Not sure how it was that the whole economy suddenly flushed down the toilet but certainly the publishing industry was having its problems for a few years now. 2009 perhaps won’t be a year for lots of contracts. Still on February 11, at a CANSCAIP general meeting Gillian Chan, one of my favourite partners in projects with no profit, officially awarded me with the highest token of esteem the Canadian Society of Children’s Authors, Illustrators and Performers has, their pin. I believe Mark Thurman designed it and the three entities represent writers, visual artists and jugglers…I mean performers.
Gillian mentioned all my executive positions in the past, recording secretary, treasurer, vice-president and president; as well as my current position as programs officer along with Gillian O’Reilly and Andrea Wayne Von Koningslow. I learned things from each of these positions but my favourite pet projects were the mass book launches at the Mississauga Public Library, OLA, Book Expo and coming soon at the Saskatchewan Reading Conference in Saskatoon.
May there always be books to launch no matter what the economy does.
So 2009 begins. Lovely eiderdown snow blankets. So far the most exciting thing we’ve done is go to an Ontario Science Centre Sleepover. Can we ever get enough of wheelchair races or forming face and hand sculptures out of red metal pin thingies?
We got there at 4 in the afternoon and explored till midnight. Here’s Hunter competing in a balloon race.
Much more excitement to come.
So Santa came
in a much smaller form this year but still there was Christmas Lego. Here’s Hunter finishing up a Sponge Bob Square Pants Lego present.
Originally, the new baby was scheduled for January 5th but the birthday was moved back to December 20. Christmas Eve,
Jennifer( eldest daughter) began experiencing contractions. It was surreal timing them instead of concentrating on more mundane things such as opening gifts.
Five-fifteen on Christmas morning, Jadzia finally made her appearance. Bob and I were in charge of William, her brother, and it was only us three for Christmas dinner. Later, we sent a Christmas meal to the hospital because Joseph Brant’s idea of the traditional meal was fish sticks.
No present could have stood up to the excitement of the Christmas birth so it was a good year to go without stuff.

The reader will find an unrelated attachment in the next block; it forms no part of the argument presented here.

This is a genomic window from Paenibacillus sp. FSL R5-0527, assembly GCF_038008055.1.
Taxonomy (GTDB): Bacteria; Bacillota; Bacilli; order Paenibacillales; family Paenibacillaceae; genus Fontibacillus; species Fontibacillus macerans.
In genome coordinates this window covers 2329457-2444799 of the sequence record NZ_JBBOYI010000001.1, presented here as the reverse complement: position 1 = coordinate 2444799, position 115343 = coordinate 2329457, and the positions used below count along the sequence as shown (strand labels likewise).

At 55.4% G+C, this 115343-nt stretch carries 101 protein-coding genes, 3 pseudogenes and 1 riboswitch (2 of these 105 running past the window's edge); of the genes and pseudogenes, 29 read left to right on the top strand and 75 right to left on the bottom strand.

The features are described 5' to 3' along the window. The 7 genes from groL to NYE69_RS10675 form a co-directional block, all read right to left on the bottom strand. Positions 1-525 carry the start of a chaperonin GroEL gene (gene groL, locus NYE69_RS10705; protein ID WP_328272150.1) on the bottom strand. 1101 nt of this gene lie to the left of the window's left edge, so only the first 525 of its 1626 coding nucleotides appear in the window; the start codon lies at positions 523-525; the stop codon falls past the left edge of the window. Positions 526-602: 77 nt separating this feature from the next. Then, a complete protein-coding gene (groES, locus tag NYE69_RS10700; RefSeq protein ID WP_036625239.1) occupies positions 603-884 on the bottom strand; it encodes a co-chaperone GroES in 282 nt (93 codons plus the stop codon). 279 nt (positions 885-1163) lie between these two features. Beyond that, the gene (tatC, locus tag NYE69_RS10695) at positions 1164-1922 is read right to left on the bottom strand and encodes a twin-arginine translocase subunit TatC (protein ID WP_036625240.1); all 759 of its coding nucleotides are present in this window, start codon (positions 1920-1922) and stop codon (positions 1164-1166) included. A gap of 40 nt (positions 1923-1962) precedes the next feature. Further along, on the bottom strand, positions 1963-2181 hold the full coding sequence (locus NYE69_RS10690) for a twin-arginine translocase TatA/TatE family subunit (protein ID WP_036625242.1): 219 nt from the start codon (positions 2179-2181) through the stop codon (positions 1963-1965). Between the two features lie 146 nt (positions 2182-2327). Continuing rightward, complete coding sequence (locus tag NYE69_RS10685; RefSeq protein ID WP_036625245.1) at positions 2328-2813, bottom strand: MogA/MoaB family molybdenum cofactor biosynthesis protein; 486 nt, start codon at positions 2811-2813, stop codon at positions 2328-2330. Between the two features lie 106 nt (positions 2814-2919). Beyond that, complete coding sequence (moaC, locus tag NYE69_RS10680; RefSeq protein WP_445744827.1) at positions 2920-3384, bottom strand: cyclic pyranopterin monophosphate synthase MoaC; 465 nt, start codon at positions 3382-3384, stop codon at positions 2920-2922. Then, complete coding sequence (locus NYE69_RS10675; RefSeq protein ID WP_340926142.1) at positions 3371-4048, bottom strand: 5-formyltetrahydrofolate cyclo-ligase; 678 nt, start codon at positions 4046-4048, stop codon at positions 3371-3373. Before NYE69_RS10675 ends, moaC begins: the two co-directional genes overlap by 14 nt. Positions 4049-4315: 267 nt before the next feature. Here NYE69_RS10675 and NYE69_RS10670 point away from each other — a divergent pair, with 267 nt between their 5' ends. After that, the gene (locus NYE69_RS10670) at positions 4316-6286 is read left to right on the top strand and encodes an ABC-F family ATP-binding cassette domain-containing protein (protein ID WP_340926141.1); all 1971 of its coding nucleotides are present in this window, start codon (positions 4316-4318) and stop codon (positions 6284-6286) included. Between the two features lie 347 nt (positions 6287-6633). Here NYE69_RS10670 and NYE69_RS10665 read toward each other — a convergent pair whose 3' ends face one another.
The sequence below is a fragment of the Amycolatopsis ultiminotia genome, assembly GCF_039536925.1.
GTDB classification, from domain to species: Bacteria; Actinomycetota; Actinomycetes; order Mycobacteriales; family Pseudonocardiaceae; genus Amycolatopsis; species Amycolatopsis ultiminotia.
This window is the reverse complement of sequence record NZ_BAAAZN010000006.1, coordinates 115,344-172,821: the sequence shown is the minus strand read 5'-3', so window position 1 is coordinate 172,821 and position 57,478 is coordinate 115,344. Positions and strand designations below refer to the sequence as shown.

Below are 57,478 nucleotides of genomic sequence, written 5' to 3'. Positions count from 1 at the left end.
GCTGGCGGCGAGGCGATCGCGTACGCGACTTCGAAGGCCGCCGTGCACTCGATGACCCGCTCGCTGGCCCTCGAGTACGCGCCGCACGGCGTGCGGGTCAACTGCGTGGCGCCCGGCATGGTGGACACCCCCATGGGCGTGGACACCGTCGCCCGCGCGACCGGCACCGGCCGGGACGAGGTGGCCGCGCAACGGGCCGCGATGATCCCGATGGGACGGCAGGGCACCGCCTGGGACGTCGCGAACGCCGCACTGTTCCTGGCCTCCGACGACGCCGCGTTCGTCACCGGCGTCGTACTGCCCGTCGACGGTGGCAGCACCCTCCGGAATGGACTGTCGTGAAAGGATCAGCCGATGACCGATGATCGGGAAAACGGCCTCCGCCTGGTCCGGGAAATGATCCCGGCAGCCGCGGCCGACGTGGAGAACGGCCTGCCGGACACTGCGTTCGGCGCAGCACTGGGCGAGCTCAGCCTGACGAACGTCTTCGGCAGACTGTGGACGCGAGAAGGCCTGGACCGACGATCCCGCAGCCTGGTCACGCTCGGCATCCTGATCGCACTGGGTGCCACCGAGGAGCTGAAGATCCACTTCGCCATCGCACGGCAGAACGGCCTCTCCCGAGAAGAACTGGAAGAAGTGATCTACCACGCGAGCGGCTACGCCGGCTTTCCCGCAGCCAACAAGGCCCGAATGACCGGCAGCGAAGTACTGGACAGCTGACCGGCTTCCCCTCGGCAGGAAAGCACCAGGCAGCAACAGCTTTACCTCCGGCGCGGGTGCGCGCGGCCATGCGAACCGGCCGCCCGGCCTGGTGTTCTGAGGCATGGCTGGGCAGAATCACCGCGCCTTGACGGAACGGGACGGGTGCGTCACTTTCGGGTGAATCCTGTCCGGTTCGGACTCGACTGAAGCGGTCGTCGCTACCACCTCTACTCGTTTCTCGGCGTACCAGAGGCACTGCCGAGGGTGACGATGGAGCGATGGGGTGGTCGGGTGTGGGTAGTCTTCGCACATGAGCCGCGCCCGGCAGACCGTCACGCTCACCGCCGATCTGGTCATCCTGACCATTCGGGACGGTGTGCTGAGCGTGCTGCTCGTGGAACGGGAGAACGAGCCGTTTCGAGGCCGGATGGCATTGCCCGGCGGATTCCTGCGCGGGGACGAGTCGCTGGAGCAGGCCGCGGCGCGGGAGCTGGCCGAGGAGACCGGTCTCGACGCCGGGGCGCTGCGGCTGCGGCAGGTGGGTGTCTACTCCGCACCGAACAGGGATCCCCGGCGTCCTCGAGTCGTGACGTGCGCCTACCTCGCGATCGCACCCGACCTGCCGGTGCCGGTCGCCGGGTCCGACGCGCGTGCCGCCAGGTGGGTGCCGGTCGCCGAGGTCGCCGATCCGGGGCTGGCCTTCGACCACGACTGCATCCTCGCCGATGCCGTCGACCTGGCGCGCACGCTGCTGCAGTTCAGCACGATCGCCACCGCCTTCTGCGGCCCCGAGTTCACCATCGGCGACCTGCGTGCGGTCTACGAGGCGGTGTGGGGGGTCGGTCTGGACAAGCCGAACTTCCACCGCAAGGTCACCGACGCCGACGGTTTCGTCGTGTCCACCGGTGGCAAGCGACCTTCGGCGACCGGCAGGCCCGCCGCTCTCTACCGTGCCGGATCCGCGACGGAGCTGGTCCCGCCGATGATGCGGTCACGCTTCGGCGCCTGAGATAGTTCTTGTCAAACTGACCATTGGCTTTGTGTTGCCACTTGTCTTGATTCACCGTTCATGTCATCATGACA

So much time has gone by but I did want to record some high events from the end of 2008. The most important one won’t be mentioned right in this blog as I have to hunt for a camera cord connection to upload a good image.
This year I decided on no presents for adults. It sounds like a me, me decision but I consulted around the family. No consensus was ever reached on a time when all four families could meet even though I was willing to put on lavish spreads for any day they chose. So we couldn’t opt for a Secret Santa or that gift game where there’s a lot of trading back and forth.
It was the right decision financially for my family. Emotionally it was a downer because shopping for that perfect gift, whether you achieve it or not, is fun.
Still some highlights of Christmas that don’t involve presents were: We went to the city with Hunter to see Aladdin, the Ross Petty musical. Very funny. And we ate burritos for a magazine Whine and Dine review before. I even enjoyed a
margarita in a plastic glass and we still came in under budget. The Christmas tree is from Nathan Philips Square. City decorations are always a highlight for me.
We also went snowshoeing for Today’s Parent Toronto. You can read about that in the March issue. I just keep hoping it will snow one more time so readers can try it for themselves. The highlight really was just the absolute prettiness of all that snow. It’s something I wrote about again and again in my last Wild Life book: The Nine MInute Disaster Zone.
That book and the March deadline was the main reason for no postings all this time.
Now I shall go hunt for a photo to document the most exciting Christmas event of all.